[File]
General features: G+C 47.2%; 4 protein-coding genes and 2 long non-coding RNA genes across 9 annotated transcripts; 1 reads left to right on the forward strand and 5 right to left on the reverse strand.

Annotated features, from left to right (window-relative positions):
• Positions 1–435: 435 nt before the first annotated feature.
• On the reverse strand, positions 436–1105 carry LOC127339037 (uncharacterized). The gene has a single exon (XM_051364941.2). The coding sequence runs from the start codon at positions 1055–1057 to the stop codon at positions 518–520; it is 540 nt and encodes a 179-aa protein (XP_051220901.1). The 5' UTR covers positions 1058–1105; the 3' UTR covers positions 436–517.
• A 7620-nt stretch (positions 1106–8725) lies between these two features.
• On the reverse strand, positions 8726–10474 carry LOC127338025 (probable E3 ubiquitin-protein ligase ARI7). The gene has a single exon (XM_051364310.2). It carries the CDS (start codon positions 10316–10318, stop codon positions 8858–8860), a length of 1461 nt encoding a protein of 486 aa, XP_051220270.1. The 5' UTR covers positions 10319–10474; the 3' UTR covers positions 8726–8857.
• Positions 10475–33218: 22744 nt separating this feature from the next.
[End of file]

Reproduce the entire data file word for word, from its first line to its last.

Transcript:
General features: G+C 47.2%; 4 protein-coding genes and 2 long non-coding RNA genes across 9 annotated transcripts; 1 reads left to right on the forward strand and 5 right to left on the reverse strand.

Annotated features, from left to right (window-relative positions):
• Positions 1–435: 435 nt before the first annotated feature.
• On the reverse strand, positions 436–1105 carry LOC127339037 (uncharacterized). The gene has a single exon (XM_051364941.2). The coding sequence runs from the start codon at positions 1055–1057 to the stop codon at positions 518–520; it is 540 nt and encodes a 179-aa protein (XP_051220901.1). The 5' UTR covers positions 1058–1105; the 3' UTR covers positions 436–517.
• A 7620-nt stretch (positions 1106–8725) lies between these two features.
• On the reverse strand, positions 8726–10474 carry LOC127338025 (probable E3 ubiquitin-protein ligase ARI7). The gene has a single exon (XM_051364310.2). It carries the CDS (start codon positions 10316–10318, stop codon positions 8858–8860), a length of 1461 nt encoding a protein of 486 aa, XP_051220270.1. The 5' UTR covers positions 10319–10474; the 3' UTR covers positions 8726–8857.
• Positions 10475–33218: 22744 nt separating this feature from the next.